The Complete Peanuts Vol. 1: 1950-1952
By Charles Schulz
Fantagraphics Books; $22.99
Fantagraphics’ ambitious and important Complete Peanuts reprint project—which was just what it sounded like, all of Charles Schulz’s Peanuts comic strips, collected—was pretty obviously targeted toward adult fans and students of the comics medium. You could tell by the hard covers, the slipcase editions, and the introductions by the likes of Garrison Keillor and Walter Cronkite.
Fantagraphics is now re-publishing the Complete Peanuts, and the format is still the same, with the volumes containing every single strip, in order, starting with the very first one way back in 1950 (and with the introductions by strange, old adults still present), but now they’ve got softcovers, making them a lot more kid-friendly. They’re lighter and easier to carry, they’re less likely to cause injury with their sharp corners, and, most important of all, the somewhat cheaper price and less-fancy packaging should make grown-ups less resistant to putting a Peanuts collection into the grubby little hands of a child to read and potentially despoil.
Good thing too, because Peanuts comics are great comics for kids, and they always were, right from the beginning, as the comics in this particular volume prove.
What’s most fascinating about this particular volume is how different it is from the Peanuts most people know best. Schulz’s basic character designs are all there (although they would evolve significantly), his lettering and linework are familiar, the names of the characters and the basics of their personalities are familiar, and the sense of humor is already present, but the differences between these Peanuts and those you’ll see on the funny pages of today are vast.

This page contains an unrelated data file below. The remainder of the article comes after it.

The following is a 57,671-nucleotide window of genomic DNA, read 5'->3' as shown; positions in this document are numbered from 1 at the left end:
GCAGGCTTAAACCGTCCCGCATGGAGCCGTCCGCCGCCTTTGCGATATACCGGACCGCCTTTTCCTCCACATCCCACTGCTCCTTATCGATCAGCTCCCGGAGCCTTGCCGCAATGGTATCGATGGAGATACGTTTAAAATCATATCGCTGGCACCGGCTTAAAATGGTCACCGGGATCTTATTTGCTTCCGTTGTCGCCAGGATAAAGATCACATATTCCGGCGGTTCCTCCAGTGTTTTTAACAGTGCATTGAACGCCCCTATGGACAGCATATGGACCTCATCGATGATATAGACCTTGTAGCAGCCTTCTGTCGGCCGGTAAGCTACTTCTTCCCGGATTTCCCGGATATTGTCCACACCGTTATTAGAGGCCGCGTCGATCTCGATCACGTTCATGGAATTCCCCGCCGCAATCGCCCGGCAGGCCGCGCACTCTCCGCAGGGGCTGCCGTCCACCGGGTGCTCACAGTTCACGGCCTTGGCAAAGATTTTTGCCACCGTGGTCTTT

Most strikingly, these Peanuts characters are cute; in fact, they’re darling. Round-headed Charlie Brown is cute, and Snoopy, who looks much more like a real beagle puppy than the bulbous-nosed, anthropomorphic cartoon character he would later evolve into, is so cute I can barely stand looking at him without trying to reach into the panels to pet him.
The strip begins with just four characters: Snoopy, Charlie Brown, and the slightly older kids Shermy and Patty (not Peppermint Patty; just Patty). Soon, new girl Violet is introduced. And then, before the end of this volume, a baby named Schroeder (who grows up rather quickly into a toddler), another baby named Lucy (ditto) and, finally, Lucy’s baby brother, Linus.
In addition to the young ages of the characters and their cuter, not-yet-refined designs, the book is fascinating in its early inversions of the later, classic relationships, like Charlie Brown occasionally getting the better of his peers, of Charlie Brown being in a position of authority and responsibility over the much younger Lucy (who talks in caveman-like baby talk for a bit) and Snoopy appearing as a more-or-less free agent, with no definitive master or owner among the neighborhood kids.
In addition to the first appearances of the above-mentioned characters, we see the first appearances of what would later become iconic elements of the strip, like Charlie Brown’s zig-zag shirt (He goes about 60 strips without a zig-zag), or the first time Lucy messes with Charlie Brown as he attempts to kick a football. There are also some violations of what later become laws of the Peanuts universe, like one strip in which Charlie Brown’s mother gets a line of dialogue (she’s not shown, of course, but her dialogue balloon coming from off-panel is).
This may not be the ideal Peanuts comic for kids, not when compared to those digest paperbacks they used to publish, or even Fantagraphics’ more recent little books like Batter Up, Charlie Brown! and Charlie Brown’s Christmas Stocking, but these are great comics, made more fascinating still by the difference in style details from the more familiar Peanuts of later years, and now finally available in a more kid-friendly package.